Extracellular Matrix Changes in Response to Obstruction
(PI, Edward J. Macarak, Ph.D.).
Very little is known about the cell-to-matrix cross-talk in smooth muscle. Obstruction causes changes in the ability of muscle cells to transfer force generated by actin-myosin interactions across the cell membrane to other cells and the extracellular matrix. The structures responsible for this force transfer across the Sarcolemma constitute the dystrophin-glycoprotein complex (DGC). Understanding the structures that comprise the DGC and their function will provide diagnostic information about detrusor damage and permit targeted therapeutic intervention to halt or reverse such changes. The goal of this proposal is to characterize the structure and chemistry of the DGC in the detrusor smooth muscle and how it changes following obstruction and reversal, and how this might affect the transfer of force from contractile filaments in the smooth muscle cells to the matrix and the adjacent cell required for muscle shortening during bladder emptying.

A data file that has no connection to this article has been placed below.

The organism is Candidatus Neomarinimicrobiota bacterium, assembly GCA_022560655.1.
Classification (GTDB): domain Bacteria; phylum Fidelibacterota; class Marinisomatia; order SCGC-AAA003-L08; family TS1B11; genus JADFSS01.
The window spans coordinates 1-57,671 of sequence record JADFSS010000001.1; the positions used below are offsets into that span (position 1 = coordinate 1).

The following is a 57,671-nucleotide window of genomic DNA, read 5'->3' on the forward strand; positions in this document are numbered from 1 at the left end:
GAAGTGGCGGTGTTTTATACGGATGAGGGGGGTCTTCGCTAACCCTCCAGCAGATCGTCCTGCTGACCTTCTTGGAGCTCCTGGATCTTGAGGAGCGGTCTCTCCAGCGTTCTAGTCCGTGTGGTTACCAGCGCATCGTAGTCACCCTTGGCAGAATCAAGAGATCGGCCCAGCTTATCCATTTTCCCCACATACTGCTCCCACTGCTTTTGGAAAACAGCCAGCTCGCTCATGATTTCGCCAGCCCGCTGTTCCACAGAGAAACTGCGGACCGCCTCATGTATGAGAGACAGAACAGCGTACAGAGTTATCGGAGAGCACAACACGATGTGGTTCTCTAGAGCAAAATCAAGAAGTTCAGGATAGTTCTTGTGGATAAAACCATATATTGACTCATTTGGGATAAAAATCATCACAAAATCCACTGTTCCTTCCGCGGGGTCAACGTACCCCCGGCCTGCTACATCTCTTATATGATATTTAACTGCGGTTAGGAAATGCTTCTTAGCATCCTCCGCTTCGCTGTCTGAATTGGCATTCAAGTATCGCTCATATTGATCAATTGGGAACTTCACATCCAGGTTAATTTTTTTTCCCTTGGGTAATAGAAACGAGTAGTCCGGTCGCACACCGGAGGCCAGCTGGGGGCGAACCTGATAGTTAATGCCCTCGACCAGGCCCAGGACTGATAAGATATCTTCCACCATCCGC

Specific aims of this project are:
- To determine the composition of the DGC complex in BSM during obstruction and recovery from obstruction.
- To determine, in bladder smooth muscle cells, the pathway by which the sarcoglycans transit from the ER to the Sarcolemma and to determine the mechanism by which obstruction alters this pathway and to visualize, at the ultrastructural level using Cryo-electron microscopy, the DGC from controls and from obstructed rabbits and/or mice and/or cultured BSM cells transfected with mutated sarcoglycans.